The Incredibles hero family takes on a new mission, which involves a change in family roles: Bob Parr (Mr Incredible) must manage the house while his wife Helen (Elastigirl) goes out to save the world.
Craig T. Nelson,
In Depression-era London, a now-grown Jane and Michael Banks, along with Michael's three children, are visited by the enigmatic Mary Poppins following a personal loss. Through her unique magical skills, and with the aid of her friend Jack, she helps the family rediscover the joy and wonder missing in their lives.Written by
Angela Lansbury's character, described as "the balloon lady," asks Michael Banks whether he remembers what it is like to be a child. In Bedknobs and Broomsticks (1971), also adapted from a popular children's book, Lansbury's character, the apprentice witch Eglantine Price, shared lessons about leaving childhood behind and struggling with "the age of not believing." Therefore, Lansbury's character in the 2018 sequel could be interpreted as a nod to the 1971 film, often considered a sister film to Mary Poppins (1964), or, had the period setting permitted, perhaps even the same character. See more »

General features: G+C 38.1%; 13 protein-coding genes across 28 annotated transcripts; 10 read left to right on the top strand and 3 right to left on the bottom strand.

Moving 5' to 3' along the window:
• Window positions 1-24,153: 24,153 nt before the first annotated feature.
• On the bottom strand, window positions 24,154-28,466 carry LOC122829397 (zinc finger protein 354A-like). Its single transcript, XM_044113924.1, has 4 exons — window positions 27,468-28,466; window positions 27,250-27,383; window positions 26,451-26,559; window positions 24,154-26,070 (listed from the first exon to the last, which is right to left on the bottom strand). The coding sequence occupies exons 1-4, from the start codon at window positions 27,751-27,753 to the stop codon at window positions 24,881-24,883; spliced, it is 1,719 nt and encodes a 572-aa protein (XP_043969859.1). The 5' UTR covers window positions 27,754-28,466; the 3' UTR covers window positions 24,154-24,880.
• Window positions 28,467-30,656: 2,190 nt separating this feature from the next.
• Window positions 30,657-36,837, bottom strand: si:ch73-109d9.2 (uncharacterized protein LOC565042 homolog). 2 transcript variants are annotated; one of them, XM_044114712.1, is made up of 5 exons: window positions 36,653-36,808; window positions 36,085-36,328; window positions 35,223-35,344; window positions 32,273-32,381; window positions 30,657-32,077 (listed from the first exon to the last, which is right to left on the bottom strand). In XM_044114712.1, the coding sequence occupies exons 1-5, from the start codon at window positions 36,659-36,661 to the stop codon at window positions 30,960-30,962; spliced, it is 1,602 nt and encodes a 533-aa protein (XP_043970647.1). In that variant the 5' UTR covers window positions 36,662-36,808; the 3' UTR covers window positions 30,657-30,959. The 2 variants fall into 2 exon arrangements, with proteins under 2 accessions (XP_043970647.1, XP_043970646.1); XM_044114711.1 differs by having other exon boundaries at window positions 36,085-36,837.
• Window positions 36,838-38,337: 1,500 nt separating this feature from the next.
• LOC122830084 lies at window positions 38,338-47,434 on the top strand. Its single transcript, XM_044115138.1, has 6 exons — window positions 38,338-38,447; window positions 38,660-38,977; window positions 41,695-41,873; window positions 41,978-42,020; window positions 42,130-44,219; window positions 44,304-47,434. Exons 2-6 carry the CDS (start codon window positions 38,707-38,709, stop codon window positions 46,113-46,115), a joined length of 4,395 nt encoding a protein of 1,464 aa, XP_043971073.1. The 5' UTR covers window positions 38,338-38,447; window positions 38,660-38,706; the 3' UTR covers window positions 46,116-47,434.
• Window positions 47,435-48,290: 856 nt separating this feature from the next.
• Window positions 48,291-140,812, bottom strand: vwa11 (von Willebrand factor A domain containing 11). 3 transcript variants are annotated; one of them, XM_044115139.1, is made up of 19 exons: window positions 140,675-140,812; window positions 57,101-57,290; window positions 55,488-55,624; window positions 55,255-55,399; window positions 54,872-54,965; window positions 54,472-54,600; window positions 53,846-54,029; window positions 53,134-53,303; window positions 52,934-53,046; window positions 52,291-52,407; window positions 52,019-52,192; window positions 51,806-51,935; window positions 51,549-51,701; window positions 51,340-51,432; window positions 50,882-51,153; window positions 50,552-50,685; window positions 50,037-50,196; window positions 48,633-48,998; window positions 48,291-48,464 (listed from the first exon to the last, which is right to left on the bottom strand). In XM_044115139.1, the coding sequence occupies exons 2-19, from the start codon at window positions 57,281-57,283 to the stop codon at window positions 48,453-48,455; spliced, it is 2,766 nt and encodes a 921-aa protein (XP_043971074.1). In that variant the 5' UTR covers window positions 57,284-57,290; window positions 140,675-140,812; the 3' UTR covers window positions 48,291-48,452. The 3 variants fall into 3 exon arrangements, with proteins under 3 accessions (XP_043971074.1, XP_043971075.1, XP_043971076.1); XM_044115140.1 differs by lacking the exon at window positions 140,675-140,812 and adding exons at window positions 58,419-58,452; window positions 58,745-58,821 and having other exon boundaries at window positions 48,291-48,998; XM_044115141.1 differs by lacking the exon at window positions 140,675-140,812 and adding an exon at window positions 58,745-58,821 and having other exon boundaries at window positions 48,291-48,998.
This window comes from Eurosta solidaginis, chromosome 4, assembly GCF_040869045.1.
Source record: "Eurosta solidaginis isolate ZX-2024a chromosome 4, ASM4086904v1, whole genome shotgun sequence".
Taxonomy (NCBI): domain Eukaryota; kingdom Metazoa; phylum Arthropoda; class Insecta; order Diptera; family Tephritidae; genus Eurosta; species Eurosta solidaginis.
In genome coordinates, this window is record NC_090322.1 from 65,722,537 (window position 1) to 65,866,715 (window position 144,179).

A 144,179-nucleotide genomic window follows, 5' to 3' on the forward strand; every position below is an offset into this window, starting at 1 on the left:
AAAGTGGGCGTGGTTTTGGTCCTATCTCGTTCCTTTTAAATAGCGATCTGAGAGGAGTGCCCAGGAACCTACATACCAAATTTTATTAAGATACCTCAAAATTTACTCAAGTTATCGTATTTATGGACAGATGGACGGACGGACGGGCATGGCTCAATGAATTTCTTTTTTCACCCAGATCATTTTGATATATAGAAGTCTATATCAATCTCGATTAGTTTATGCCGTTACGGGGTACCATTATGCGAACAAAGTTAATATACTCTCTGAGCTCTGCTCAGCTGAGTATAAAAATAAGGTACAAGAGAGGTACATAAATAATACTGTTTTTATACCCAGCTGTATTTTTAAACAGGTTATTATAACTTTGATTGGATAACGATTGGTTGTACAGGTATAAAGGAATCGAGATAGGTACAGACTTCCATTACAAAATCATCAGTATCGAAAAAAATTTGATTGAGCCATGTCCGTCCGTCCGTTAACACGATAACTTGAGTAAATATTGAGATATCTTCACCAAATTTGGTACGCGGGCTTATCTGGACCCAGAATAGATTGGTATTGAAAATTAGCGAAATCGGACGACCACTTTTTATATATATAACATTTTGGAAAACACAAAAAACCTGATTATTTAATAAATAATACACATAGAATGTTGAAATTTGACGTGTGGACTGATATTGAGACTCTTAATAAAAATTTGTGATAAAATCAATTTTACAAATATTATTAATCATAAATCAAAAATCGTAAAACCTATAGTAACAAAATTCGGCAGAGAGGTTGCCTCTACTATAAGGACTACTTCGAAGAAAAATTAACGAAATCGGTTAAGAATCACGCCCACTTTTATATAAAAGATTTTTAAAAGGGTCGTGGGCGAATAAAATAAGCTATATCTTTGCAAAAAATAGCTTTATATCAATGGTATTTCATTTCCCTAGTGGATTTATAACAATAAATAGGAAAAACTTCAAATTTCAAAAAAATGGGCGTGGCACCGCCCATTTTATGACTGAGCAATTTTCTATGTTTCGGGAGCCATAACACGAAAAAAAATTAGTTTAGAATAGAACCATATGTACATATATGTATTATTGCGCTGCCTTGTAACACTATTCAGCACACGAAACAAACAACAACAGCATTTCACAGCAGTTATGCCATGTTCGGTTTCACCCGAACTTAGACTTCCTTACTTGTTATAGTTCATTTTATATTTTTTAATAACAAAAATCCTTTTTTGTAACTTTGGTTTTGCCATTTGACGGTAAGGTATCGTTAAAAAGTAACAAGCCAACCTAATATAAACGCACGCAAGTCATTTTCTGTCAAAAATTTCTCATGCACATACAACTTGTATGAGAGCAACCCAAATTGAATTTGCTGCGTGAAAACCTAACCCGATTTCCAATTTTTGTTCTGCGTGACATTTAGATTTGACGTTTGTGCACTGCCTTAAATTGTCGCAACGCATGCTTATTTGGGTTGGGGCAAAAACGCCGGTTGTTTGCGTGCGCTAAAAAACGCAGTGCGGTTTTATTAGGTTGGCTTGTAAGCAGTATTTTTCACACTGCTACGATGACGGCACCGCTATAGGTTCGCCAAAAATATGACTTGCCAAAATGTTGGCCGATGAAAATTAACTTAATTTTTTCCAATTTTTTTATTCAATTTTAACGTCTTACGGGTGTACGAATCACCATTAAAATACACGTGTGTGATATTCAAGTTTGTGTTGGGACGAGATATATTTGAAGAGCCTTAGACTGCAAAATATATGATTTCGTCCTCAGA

When Admiral Boom and Binnacle salute Mary and the children in the bath fantasy scene they give British Army salutes rather than British Navy salutes. See more »
[from sneak peek]
How'd she do that?
One thing you should know about Mary Poppins: she never explains anything.
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In a reprisal of the credits gag from the original, Dick Van Dyke is at first credited as "Nackvid Keyd", only for the credits to unscramble themselves again. See more »
Ignore the negativity. Ignore the "how dare they mess with a classic?!". And, most definitely, ignore the "unforgettable music".
Mary Poppins Returns is practically perfect in every way. It has great characters, a fantastic score, memorable songs and ... dare I say it? ... a storyline! There are nods to the original without being a carbon copy; but its originality does shine through. It's colourful, it's fun, it made me smile. Don't tell me you all walked out of the cinema in the 60s remembering all the words to "Sister Suffragette" and "Stay Awake". They're cultural songs, that's why they're unforgettable. A couple more watches and you'll be "Looking Up" with "Imagination" and remembering that "nothing's lost forever".
Give it a go... you'll be pleasantly surprised. Oscar for Miss Blunt please :)
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